Judge Roman Martel is writing a costume picture adaptation of Hamlet, set in a 1950s all woman wrestling league.
To wire-fu or not to wire-fu? That is the question.
The story of Hamlet is probably one of the most filmed tales in existence. You see straight adaptations all the time, but sometimes a director will use the story as a basic template to spring from. Akira Kurosawa did with with The Bad Sleep Well which transported the story into the 1960s corporate world. Now it's director Xiaogang Feng's turn with Legend of the Black Scorpion. He puts the story into ancient China, during the tumultuous Five Dynasty Ten Kingdoms period.
Facts of the Case
Emperor Li (You Ge) has taken control of the throne after his brother dies under mysterious circumstances. He takes the former Empress Wan (Ziyi Zhang) as his wife and begins his ruling. Of course he has one little problem, Prince Wu Luan (Daniel Wu). Not only is the prince rightfully in line for the crown, but the Empress is actually his stepmother. Wan and Wu Luan grew up together as children and the connection between them is strong. The Emperor does everything in his power to stop Wu Luan from coming to the palace, but nothing goes as planned.
The prince is thirsting for revenge, and the empress realizes how much she cares for the him. But how far will she go to save his life. As for the titular black scorpion, well, just how do you think the Emperor died in the first place?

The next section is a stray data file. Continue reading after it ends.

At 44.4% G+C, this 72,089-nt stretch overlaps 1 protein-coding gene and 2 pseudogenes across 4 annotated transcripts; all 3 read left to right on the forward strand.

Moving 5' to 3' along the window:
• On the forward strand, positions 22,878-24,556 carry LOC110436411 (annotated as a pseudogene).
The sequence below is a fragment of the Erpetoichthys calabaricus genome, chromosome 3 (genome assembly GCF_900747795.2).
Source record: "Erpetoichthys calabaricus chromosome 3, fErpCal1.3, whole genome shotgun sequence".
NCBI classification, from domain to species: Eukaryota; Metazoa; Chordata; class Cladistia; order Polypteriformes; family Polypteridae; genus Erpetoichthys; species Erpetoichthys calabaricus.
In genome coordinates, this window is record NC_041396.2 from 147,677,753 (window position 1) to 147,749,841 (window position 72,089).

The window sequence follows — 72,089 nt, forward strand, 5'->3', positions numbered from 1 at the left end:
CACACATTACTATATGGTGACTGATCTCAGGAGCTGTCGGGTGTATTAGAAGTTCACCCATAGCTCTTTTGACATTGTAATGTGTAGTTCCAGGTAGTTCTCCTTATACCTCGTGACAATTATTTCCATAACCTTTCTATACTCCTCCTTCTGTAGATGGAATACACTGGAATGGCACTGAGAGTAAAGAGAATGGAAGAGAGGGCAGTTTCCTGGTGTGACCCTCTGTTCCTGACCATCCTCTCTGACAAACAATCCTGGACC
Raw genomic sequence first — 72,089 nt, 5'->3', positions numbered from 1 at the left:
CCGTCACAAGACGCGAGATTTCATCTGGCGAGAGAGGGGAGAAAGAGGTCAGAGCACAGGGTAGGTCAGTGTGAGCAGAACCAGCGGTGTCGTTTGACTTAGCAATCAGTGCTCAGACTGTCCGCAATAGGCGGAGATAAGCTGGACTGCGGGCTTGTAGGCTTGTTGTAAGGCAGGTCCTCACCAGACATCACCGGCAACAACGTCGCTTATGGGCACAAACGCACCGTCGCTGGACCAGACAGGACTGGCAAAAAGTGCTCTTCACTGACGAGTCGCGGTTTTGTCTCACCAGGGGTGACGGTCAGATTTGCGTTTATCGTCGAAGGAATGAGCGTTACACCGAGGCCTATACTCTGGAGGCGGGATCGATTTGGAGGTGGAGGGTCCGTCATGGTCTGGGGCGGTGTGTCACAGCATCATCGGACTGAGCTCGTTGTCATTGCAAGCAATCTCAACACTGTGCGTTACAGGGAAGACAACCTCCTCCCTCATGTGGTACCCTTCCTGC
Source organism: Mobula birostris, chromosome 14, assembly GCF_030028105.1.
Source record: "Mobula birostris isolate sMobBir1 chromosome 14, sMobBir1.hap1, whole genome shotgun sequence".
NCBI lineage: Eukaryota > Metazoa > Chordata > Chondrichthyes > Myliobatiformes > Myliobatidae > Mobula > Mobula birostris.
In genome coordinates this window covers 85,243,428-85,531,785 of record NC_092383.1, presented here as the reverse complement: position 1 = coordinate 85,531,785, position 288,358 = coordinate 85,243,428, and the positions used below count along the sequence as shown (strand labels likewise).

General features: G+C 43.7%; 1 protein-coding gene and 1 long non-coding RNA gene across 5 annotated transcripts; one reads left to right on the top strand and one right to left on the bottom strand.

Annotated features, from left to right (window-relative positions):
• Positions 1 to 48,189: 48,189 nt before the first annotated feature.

Originally titled "The Banquet," this movie nearly rivals the big budget scope that Kenneth Branaugh attempted in his version of Hamlet. The production design is really something else. A massive set was constructed for the palace interiors, in full scale and with multiple levels. This allowed director Xiaogang Feng to move his camera around freely, never having to worry about exposing any behind the scenes elements. Location shooting is done with maximum cinematic beauty in mind. You get lush bamboo forests, frozen snowy tundra, rushing rivers and harsh deserts. It creates an environment that completely envelopes the characters and gives the movie an opulence and majesty you don't often see.
Feng keeps all this in mind and uses the camera to lovingly captures the surroundings, the lavish costumes and the actors faces. He takes his time with shots, letting us soak in the details and build his moods. He's very effective at creating feelings of oppression and dread, but there are moments of peace and reflection, where he keeps things more intimate.
The director also uses sound and music to great advantage. There are so many moments of powerful visual symbolism combined with a key amplified sound or a chilly silence. An intriguing musical score by Tan Dun adds to the film. Dun creates a song that is vital to the story, and weaves it into the score and into the film. The style is similar to his work on Crouching Tiger, Hidden Dragon, but with a more opulent sound that fits the film like a glove.
On the acting front you've got a solid cast doing a good job with the parts they are given. My favorites were the royal duo. You Ge is excellent as the deadly, untrusting, and powerful Emperor. He rarely lets his guard down, but when we do see his passions flare, he does it with skill. It's a good take on the villainous role. But I have to say that Ziyi Zhang tops him. She's got the juiciest part in the film, playing a woman who ascends to power, first because she wants to live, but more and more because she can use it to get what she wants. Desire fuels the film, and Zhang lets us see it in her eyes. This is a great part for her and she really nails it. And yes, she gets an action scene or two.